Build Up Bone Strength
According to the International Osteoporosis Foundation one in three women over the age of 50 and one in five men will experience an osteoporosis fracture in their lifetime. With an aging population and longer life spans, osteoporosis is becoming a global health problem. In osteoporosis bone tissue deteriorates resulting in low bone mass, loss of bone strength and an increased risk for fractures.
A recent study published by JAMA Network Open found that nearly two-thirds of adults in the U.S. over the age of 65 years eat an unhealthy diet, consuming more processed meat, sugary drinks and salty foods. This may increase risk for chronic health problems as we age like osteoporosis.
The most common risk factors for osteoporosis include:
- Gender - more common in women
- Low BMI or being a very thin person
There are secondary causes of osteoporosis including
- Taking certain drugs like oral glucocorticoids
- Alcohol - over 3 drinks per day
- Prolonged immobility
- Other health issues including type 1 diabetes, rheumatoid arthritis, GI disorders and chronic liver disease
Hip fractures increase a person’s mortality risk by 15 to 20% within the first year. Up to 50% of people with a hip fracture will need long term nursing homecare. These hip fracture patients report a decrease in their quality of life and depression.
Certain health issues such as Inflammatory Bowel Disease, Celiac Disease and gastric bypass surgery can lead to lower absorption of two key bone nutrients in the GI tract: calcium and vitamin D.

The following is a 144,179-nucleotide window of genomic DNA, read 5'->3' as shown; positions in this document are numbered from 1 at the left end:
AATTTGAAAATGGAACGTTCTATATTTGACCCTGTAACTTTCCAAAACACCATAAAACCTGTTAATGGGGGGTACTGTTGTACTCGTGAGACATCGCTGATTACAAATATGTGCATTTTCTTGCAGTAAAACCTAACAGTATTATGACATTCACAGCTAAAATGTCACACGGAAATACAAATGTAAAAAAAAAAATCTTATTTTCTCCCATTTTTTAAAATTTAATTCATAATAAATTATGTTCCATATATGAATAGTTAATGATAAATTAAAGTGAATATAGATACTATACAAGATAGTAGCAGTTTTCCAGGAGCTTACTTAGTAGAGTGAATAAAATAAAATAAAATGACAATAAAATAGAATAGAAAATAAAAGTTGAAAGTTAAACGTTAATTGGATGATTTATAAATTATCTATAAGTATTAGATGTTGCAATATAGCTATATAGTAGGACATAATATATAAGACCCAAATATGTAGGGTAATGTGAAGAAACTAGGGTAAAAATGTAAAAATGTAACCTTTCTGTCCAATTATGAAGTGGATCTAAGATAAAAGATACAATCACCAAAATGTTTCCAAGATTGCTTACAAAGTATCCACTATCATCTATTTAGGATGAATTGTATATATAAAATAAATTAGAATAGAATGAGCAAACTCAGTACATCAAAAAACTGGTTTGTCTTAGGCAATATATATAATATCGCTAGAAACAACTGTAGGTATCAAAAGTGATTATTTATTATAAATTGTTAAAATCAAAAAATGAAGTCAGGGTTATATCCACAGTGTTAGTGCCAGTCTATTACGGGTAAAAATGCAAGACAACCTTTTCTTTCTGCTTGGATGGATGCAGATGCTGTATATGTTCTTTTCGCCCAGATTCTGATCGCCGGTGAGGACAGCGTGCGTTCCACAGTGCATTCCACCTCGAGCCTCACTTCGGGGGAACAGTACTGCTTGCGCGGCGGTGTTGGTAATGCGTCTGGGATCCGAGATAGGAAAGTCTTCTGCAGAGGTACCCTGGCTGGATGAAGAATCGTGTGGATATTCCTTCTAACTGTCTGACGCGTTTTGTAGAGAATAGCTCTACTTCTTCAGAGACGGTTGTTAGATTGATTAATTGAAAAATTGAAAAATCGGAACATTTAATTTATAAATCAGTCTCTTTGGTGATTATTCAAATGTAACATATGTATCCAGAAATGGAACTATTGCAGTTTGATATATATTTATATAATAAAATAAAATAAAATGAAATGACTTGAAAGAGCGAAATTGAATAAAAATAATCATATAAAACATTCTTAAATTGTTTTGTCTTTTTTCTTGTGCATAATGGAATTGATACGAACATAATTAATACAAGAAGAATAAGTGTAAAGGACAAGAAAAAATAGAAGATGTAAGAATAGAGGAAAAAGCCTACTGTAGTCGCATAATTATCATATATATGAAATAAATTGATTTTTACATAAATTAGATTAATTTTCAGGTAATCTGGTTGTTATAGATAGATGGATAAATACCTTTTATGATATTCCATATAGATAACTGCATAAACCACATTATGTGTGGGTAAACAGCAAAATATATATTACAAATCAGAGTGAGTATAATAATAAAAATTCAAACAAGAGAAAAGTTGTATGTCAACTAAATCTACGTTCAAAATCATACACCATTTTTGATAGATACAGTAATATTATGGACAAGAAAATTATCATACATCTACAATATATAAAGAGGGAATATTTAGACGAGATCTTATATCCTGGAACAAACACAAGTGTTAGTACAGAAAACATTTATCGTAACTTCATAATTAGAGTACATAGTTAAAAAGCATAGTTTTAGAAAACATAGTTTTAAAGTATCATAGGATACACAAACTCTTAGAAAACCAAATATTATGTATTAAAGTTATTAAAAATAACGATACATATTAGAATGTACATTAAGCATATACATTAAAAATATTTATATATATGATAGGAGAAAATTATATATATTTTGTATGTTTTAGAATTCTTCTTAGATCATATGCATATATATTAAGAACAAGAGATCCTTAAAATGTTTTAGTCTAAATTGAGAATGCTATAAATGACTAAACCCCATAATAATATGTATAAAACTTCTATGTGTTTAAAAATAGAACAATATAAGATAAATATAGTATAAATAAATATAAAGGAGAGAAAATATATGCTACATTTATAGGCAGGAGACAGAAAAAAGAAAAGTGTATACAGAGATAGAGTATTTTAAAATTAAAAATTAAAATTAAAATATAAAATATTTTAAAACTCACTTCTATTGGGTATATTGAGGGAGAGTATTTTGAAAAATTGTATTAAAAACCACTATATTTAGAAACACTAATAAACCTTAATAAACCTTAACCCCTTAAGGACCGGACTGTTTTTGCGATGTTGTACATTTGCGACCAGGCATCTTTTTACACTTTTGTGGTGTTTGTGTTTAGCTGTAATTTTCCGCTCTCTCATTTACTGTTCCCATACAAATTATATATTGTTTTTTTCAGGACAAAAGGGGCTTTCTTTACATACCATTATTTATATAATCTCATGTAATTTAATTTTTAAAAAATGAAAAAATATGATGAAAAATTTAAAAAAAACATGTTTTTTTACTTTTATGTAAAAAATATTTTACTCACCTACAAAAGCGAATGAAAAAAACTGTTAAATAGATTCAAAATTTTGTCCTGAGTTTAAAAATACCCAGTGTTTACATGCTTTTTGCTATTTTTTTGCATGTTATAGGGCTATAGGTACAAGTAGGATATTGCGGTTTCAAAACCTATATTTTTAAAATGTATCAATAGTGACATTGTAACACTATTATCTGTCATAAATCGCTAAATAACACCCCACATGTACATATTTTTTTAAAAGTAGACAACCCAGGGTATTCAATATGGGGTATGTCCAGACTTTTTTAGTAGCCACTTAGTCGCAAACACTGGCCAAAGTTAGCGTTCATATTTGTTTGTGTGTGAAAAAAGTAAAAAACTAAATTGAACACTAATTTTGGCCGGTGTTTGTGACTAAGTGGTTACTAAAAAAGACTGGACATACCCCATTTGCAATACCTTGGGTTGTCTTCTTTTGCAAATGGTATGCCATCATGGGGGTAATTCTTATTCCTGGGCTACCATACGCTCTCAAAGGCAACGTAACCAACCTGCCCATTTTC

The Institute of Medicine recommends
- Calcium: 1,000 mg/day for men ages 50-70
- Calcium: 1,200 mg calcium for women over age 50 and men over age 70
Note: There is better absorption of a calcium supplement if it is taken with food, but no more than 500-600 mg should be taken at a time.
- Vitamin D: 600 IU/day until age 70, and then 800 IU after 70 years of age
Food sources of Vitamin D and calcium include a variety of dairy products such as milk, yogurt and cheese, as well as calcium-fortified milk replacements like soy and almond milks. Calcium is also found in kale, bok choy and collard greens, tofu and cooked soybeans, and salmon and sardines with bones. And don’t forget that bone is active tissue and it requires a wholesome diet to provide enough protein, vitamins and minerals for health maintenance. Weight bearing exercise is also important for strong bones throughout a lifetime.
About the Author
Rita Smith is a Registered Dietitian and Certified Diabetes Educator. She's been working in the field of nutrition and disease prevention for more than 35 years and currently works at Sentara Martha Jefferson Hospital in Charlottesville, Va. Each week, Rita provides nutrition counseling to clients who have a variety of disorders or diseases including high cholesterol, high blood pressure, diabetes, celiac disease, irritable bowel syndrome, gastroparesis and weight management. For these clients, food choices can help them manage their health problems.
By: Rita P. Smith, MS, RD, CDE, Sentara Martha Jefferson Hospital